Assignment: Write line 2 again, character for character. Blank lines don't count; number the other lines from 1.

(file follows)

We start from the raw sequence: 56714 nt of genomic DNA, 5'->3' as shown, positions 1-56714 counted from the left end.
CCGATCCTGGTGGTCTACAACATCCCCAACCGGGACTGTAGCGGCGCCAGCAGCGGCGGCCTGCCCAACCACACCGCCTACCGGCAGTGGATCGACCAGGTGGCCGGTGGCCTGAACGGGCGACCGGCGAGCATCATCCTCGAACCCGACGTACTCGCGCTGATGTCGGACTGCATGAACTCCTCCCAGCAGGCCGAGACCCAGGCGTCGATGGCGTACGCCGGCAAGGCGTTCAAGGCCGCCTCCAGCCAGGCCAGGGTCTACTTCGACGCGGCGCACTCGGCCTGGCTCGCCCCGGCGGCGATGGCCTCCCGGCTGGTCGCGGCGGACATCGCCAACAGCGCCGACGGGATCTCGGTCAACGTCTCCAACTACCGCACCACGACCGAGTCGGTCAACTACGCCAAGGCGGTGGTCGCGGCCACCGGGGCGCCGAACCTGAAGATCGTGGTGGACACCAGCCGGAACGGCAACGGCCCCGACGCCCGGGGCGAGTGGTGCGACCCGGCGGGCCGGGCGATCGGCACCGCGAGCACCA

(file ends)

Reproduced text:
CCGATCCTGGTGGTCTACAACATCCCCAACCGGGACTGTAGCGGCGCCAGCAGCGGCGGCCTGCCCAACCACACCGCCTACCGGCAGTGGATCGACCAGGTGGCCGGTGGCCTGAACGGGCGACCGGCGAGCATCATCCTCGAACCCGACGTACTCGCGCTGATGTCGGACTGCATGAACTCCTCCCAGCAGGCCGAGACCCAGGCGTCGATGGCGTACGCCGGCAAGGCGTTCAAGGCCGCCTCCAGCCAGGCCAGGGTCTACTTCGACGCGGCGCACTCGGCCTGGCTCGCCCCGGCGGCGATGGCCTCCCGGCTGGTCGCGGCGGACATCGCCAACAGCGCCGACGGGATCTCGGTCAACGTCTCCAACTACCGCACCACGACCGAGTCGGTCAACTACGCCAAGGCGGTGGTCGCGGCCACCGGGGCGCCGAACCTGAAGATCGTGGTGGACACCAGCCGGAACGGCAACGGCCCCGACGCCCGGGGCGAGTGGTGCGACCCGGCGGGCCGGGCGATCGGCACCGCGAGCACCA